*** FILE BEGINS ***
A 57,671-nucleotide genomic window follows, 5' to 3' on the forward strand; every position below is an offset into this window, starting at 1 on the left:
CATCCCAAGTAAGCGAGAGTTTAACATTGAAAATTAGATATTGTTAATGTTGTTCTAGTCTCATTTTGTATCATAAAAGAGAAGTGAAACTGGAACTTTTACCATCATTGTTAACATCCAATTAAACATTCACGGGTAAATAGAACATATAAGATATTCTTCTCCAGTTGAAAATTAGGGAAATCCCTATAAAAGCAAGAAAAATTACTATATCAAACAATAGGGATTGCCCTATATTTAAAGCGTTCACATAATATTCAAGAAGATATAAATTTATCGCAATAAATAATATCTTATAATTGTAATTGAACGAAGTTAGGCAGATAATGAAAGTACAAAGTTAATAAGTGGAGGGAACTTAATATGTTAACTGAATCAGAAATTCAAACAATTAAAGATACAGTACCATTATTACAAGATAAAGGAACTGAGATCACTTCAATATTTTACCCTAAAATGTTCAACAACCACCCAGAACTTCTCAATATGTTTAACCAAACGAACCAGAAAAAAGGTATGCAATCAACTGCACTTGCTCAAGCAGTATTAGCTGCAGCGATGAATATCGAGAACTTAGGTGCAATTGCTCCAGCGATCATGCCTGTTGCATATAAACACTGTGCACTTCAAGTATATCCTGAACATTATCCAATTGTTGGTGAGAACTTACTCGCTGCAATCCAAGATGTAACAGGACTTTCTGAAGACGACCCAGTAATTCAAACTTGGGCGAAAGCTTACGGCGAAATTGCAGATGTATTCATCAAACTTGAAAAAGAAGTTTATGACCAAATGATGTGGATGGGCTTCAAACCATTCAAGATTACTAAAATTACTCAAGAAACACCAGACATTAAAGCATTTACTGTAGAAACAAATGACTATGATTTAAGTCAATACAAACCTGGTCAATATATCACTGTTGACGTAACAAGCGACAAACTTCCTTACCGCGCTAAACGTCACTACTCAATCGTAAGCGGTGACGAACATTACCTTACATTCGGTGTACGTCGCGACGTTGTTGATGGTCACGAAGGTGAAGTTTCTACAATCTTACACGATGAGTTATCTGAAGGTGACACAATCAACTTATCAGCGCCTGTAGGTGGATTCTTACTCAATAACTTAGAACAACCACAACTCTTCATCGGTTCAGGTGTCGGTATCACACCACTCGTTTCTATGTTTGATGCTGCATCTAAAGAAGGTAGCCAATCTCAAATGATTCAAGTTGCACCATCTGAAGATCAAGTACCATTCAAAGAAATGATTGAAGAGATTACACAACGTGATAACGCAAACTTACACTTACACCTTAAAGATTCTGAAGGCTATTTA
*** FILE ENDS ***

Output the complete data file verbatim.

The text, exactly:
A 57,671-nucleotide genomic window follows, 5' to 3' on the forward strand; every position below is an offset into this window, starting at 1 on the left:
CATCCCAAGTAAGCGAGAGTTTAACATTGAAAATTAGATATTGTTAATGTTGTTCTAGTCTCATTTTGTATCATAAAAGAGAAGTGAAACTGGAACTTTTACCATCATTGTTAACATCCAATTAAACATTCACGGGTAAATAGAACATATAAGATATTCTTCTCCAGTTGAAAATTAGGGAAATCCCTATAAAAGCAAGAAAAATTACTATATCAAACAATAGGGATTGCCCTATATTTAAAGCGTTCACATAATATTCAAGAAGATATAAATTTATCGCAATAAATAATATCTTATAATTGTAATTGAACGAAGTTAGGCAGATAATGAAAGTACAAAGTTAATAAGTGGAGGGAACTTAATATGTTAACTGAATCAGAAATTCAAACAATTAAAGATACAGTACCATTATTACAAGATAAAGGAACTGAGATCACTTCAATATTTTACCCTAAAATGTTCAACAACCACCCAGAACTTCTCAATATGTTTAACCAAACGAACCAGAAAAAAGGTATGCAATCAACTGCACTTGCTCAAGCAGTATTAGCTGCAGCGATGAATATCGAGAACTTAGGTGCAATTGCTCCAGCGATCATGCCTGTTGCATATAAACACTGTGCACTTCAAGTATATCCTGAACATTATCCAATTGTTGGTGAGAACTTACTCGCTGCAATCCAAGATGTAACAGGACTTTCTGAAGACGACCCAGTAATTCAAACTTGGGCGAAAGCTTACGGCGAAATTGCAGATGTATTCATCAAACTTGAAAAAGAAGTTTATGACCAAATGATGTGGATGGGCTTCAAACCATTCAAGATTACTAAAATTACTCAAGAAACACCAGACATTAAAGCATTTACTGTAGAAACAAATGACTATGATTTAAGTCAATACAAACCTGGTCAATATATCACTGTTGACGTAACAAGCGACAAACTTCCTTACCGCGCTAAACGTCACTACTCAATCGTAAGCGGTGACGAACATTACCTTACATTCGGTGTACGTCGCGACGTTGTTGATGGTCACGAAGGTGAAGTTTCTACAATCTTACACGATGAGTTATCTGAAGGTGACACAATCAACTTATCAGCGCCTGTAGGTGGATTCTTACTCAATAACTTAGAACAACCACAACTCTTCATCGGTTCAGGTGTCGGTATCACACCACTCGTTTCTATGTTTGATGCTGCATCTAAAGAAGGTAGCCAATCTCAAATGATTCAAGTTGCACCATCTGAAGATCAAGTACCATTCAAAGAAATGATTGAAGAGATTACACAACGTGATAACGCAAACTTACACTTACACCTTAAAGATTCTGAAGGCTATTTA